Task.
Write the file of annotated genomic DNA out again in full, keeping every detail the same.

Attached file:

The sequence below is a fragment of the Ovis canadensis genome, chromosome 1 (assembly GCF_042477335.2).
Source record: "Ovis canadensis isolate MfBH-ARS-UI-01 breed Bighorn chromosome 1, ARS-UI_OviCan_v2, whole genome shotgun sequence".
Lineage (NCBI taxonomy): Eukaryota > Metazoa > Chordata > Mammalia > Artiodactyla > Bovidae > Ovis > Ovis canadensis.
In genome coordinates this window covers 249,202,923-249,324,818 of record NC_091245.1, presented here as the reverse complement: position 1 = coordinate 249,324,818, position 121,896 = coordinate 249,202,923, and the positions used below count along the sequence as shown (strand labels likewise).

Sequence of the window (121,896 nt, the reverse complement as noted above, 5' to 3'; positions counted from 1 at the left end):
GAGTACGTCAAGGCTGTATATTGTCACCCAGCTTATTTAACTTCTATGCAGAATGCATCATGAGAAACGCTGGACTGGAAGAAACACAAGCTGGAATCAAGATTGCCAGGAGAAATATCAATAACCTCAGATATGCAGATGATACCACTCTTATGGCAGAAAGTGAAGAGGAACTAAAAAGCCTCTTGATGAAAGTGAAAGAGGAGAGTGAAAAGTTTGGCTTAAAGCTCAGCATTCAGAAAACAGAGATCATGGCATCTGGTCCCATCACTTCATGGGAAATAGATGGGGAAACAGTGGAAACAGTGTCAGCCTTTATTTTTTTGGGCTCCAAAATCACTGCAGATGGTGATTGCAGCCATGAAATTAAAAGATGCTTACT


The sequence below is a fragment of the Ovis canadensis genome, chromosome 1 (assembly GCF_042477335.2).
Source record: "Ovis canadensis isolate MfBH-ARS-UI-01 breed Bighorn chromosome 1, ARS-UI_OviCan_v2, whole genome shotgun sequence".
Lineage (NCBI taxonomy): Eukaryota > Metazoa > Chordata > Mammalia > Artiodactyla > Bovidae > Ovis > Ovis canadensis.
In genome coordinates this window covers 249,202,923-249,324,818 of record NC_091245.1, presented here as the reverse complement: position 1 = coordinate 249,324,818, position 121,896 = coordinate 249,202,923, and the positions used below count along the sequence as shown (strand labels likewise).

Sequence of the window (121,896 nt, the reverse complement as noted above, 5' to 3'; positions counted from 1 at the left end):
GAGTACGTCAAGGCTGTATATTGTCACCCAGCTTATTTAACTTCTATGCAGAATGCATCATGAGAAACGCTGGACTGGAAGAAACACAAGCTGGAATCAAGATTGCCAGGAGAAATATCAATAACCTCAGATATGCAGATGATACCACTCTTATGGCAGAAAGTGAAGAGGAACTAAAAAGCCTCTTGATGAAAGTGAAAGAGGAGAGTGAAAAGTTTGGCTTAAAGCTCAGCATTCAGAAAACAGAGATCATGGCATCTGGTCCCATCACTTCATGGGAAATAGATGGGGAAACAGTGGAAACAGTGTCAGCCTTTATTTTTTTGGGCTCCAAAATCACTGCAGATGGTGATTGCAGCCATGAAATTAAAAGATGCTTACT